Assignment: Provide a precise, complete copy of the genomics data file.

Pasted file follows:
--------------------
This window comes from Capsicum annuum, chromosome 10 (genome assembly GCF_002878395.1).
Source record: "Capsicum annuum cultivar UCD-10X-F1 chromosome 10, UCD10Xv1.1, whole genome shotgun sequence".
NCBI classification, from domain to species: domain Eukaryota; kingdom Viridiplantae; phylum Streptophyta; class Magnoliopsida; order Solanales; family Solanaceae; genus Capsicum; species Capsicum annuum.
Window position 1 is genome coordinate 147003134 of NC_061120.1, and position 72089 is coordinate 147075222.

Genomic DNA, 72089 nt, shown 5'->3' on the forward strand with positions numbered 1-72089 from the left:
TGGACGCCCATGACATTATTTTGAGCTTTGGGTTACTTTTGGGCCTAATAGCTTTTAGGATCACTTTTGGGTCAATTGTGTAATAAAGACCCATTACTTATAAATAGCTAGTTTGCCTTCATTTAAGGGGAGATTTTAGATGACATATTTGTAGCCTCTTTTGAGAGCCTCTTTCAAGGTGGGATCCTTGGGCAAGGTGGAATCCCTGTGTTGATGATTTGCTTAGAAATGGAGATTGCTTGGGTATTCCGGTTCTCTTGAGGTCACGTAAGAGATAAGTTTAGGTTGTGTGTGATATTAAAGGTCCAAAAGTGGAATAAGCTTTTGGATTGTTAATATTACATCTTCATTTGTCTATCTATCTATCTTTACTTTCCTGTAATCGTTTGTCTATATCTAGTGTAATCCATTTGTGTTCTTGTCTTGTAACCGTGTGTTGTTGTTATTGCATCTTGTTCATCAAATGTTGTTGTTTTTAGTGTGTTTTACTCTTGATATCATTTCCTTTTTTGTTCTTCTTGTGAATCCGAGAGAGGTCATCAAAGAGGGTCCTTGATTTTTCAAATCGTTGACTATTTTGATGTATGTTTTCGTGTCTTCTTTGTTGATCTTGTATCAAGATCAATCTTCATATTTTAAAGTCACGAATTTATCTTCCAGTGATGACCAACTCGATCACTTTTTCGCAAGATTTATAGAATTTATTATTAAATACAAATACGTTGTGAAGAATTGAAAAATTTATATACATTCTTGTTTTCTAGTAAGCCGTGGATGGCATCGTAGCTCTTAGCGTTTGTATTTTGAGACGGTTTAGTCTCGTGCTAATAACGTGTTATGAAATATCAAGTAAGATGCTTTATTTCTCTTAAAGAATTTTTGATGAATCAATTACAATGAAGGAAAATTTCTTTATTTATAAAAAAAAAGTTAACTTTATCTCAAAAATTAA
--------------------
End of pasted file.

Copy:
This window comes from Capsicum annuum, chromosome 10 (genome assembly GCF_002878395.1).
Source record: "Capsicum annuum cultivar UCD-10X-F1 chromosome 10, UCD10Xv1.1, whole genome shotgun sequence".
NCBI classification, from domain to species: domain Eukaryota; kingdom Viridiplantae; phylum Streptophyta; class Magnoliopsida; order Solanales; family Solanaceae; genus Capsicum; species Capsicum annuum.
Window position 1 is genome coordinate 147003134 of NC_061120.1, and position 72089 is coordinate 147075222.

Genomic DNA, 72089 nt, shown 5'->3' on the forward strand with positions numbered 1-72089 from the left:
TGGACGCCCATGACATTATTTTGAGCTTTGGGTTACTTTTGGGCCTAATAGCTTTTAGGATCACTTTTGGGTCAATTGTGTAATAAAGACCCATTACTTATAAATAGCTAGTTTGCCTTCATTTAAGGGGAGATTTTAGATGACATATTTGTAGCCTCTTTTGAGAGCCTCTTTCAAGGTGGGATCCTTGGGCAAGGTGGAATCCCTGTGTTGATGATTTGCTTAGAAATGGAGATTGCTTGGGTATTCCGGTTCTCTTGAGGTCACGTAAGAGATAAGTTTAGGTTGTGTGTGATATTAAAGGTCCAAAAGTGGAATAAGCTTTTGGATTGTTAATATTACATCTTCATTTGTCTATCTATCTATCTTTACTTTCCTGTAATCGTTTGTCTATATCTAGTGTAATCCATTTGTGTTCTTGTCTTGTAACCGTGTGTTGTTGTTATTGCATCTTGTTCATCAAATGTTGTTGTTTTTAGTGTGTTTTACTCTTGATATCATTTCCTTTTTTGTTCTTCTTGTGAATCCGAGAGAGGTCATCAAAGAGGGTCCTTGATTTTTCAAATCGTTGACTATTTTGATGTATGTTTTCGTGTCTTCTTTGTTGATCTTGTATCAAGATCAATCTTCATATTTTAAAGTCACGAATTTATCTTCCAGTGATGACCAACTCGATCACTTTTTCGCAAGATTTATAGAATTTATTATTAAATACAAATACGTTGTGAAGAATTGAAAAATTTATATACATTCTTGTTTTCTAGTAAGCCGTGGATGGCATCGTAGCTCTTAGCGTTTGTATTTTGAGACGGTTTAGTCTCGTGCTAATAACGTGTTATGAAATATCAAGTAAGATGCTTTATTTCTCTTAAAGAATTTTTGATGAATCAATTACAATGAAGGAAAATTTCTTTATTTATAAAAAAAAAGTTAACTTTATCTCAAAAATTAA